University of Massachusetts Medical School, USA
Linjing Li has completed her Ph.D. from Tottori University Faculty of Medicine and conducted postdoctoral studies in SUNY Downstate Medical Center. She is now a postdoctoral fellow in University of Massachusetts Medical School. Her studies have been published in reputed journals.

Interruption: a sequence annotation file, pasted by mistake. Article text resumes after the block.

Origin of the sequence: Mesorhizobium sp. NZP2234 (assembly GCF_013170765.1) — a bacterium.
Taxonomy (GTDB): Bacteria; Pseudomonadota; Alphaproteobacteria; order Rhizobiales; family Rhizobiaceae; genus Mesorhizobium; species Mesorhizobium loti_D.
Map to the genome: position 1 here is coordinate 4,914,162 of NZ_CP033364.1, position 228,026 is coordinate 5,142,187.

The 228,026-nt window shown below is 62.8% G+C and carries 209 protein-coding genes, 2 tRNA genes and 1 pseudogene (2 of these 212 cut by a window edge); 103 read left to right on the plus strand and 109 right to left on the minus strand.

X-linked Retinitis Pigmentosa (XLRP) is a debilitating disorder of the eye characterized by degeneration of rod and cone photoreceptors. Mutations in the RP2 gene are the second major cause of XLRP which associated with 10-15% of XLRP cases. To elucidate the molecular mechanism of pathogenesis of RP2-mediated photoreceptor degeneration, we utilized the Cre/ loxp system to delete exon2, a mutational hotspot in humans, of the Rp2 gene in mice using transgenic mice expressing the Cre under the control of the ubiquitously expressing CAG promoter. Th e mutant retina (Rp2-conditional knock out; Rp2CKO) exhibited undetectable RP2 protein levels, as determined by immunoblotting and immunofl uorescence analyses. Th e Rp2CKO mice showed progressive decline in photopic (cone) and scotopic (rod) ERG, starting at 2 months of age. Histological analysis revealed progressive degeneration of the photoreceptor layer in the mutant retina. Deletion of Rp2 resulted in disorganized outer segment discs in rods and cones, while sparing outer segment development. Degeneration of both dorsal and ventral cones and mislocalization of cone opsins to the nuclear and synaptic layers prior to the onset of degeneration were detected in the mutant retina. Th ere was no detectable defect in the expression and localization of rod and cone arrestin, cone transducin subunits or RP2-interacting protein ARL3. Our study suggested that RP2 is involved in the maintenance of photoreceptor function and that cone opsin misliocalization plays a critical role in the pathogenesis of RP2-associated disease.